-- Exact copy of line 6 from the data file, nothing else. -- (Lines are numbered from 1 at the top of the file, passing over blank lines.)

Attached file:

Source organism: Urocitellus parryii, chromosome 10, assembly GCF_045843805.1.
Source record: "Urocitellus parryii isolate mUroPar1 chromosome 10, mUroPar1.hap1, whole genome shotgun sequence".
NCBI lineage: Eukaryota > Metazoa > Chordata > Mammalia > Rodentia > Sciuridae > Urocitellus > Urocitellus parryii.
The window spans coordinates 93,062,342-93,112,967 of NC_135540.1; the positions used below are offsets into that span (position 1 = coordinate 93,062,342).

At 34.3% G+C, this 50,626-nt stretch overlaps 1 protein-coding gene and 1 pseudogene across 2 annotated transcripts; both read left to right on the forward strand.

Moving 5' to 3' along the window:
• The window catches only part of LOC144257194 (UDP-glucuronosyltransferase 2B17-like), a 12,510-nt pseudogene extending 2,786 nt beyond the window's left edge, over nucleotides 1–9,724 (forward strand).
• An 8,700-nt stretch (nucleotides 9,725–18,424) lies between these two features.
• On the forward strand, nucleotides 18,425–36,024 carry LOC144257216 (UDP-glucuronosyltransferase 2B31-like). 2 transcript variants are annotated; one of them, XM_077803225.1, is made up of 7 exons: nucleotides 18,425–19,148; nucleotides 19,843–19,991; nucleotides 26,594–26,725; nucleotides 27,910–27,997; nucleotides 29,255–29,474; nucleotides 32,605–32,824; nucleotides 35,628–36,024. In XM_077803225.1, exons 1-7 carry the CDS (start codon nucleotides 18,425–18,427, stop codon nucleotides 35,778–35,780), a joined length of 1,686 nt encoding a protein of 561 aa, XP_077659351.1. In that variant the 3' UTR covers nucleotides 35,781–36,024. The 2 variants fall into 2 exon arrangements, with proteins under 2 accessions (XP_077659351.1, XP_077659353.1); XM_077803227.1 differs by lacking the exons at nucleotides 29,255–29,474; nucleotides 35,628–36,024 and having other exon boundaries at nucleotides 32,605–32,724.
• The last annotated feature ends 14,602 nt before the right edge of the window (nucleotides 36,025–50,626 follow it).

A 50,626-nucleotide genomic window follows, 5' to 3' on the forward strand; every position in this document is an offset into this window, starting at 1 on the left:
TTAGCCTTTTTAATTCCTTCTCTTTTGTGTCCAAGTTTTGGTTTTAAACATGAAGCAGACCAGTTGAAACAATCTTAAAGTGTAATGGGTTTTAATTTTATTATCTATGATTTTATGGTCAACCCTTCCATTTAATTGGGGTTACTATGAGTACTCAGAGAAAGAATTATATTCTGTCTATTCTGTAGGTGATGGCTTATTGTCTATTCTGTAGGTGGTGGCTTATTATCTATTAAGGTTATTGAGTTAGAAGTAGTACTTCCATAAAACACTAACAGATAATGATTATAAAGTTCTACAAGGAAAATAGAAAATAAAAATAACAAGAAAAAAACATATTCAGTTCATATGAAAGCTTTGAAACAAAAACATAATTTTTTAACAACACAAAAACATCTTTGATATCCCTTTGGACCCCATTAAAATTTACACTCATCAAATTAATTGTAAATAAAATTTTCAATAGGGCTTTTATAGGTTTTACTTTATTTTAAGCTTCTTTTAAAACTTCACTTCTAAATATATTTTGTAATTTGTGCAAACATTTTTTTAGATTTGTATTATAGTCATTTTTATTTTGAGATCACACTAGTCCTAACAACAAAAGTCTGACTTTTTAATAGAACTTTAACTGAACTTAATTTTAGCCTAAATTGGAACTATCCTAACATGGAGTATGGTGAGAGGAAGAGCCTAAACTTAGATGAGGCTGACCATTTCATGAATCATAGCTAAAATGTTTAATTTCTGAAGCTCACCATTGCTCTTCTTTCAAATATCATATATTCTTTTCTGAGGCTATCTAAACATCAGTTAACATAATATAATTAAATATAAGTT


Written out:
Moving 5' to 3' along the window: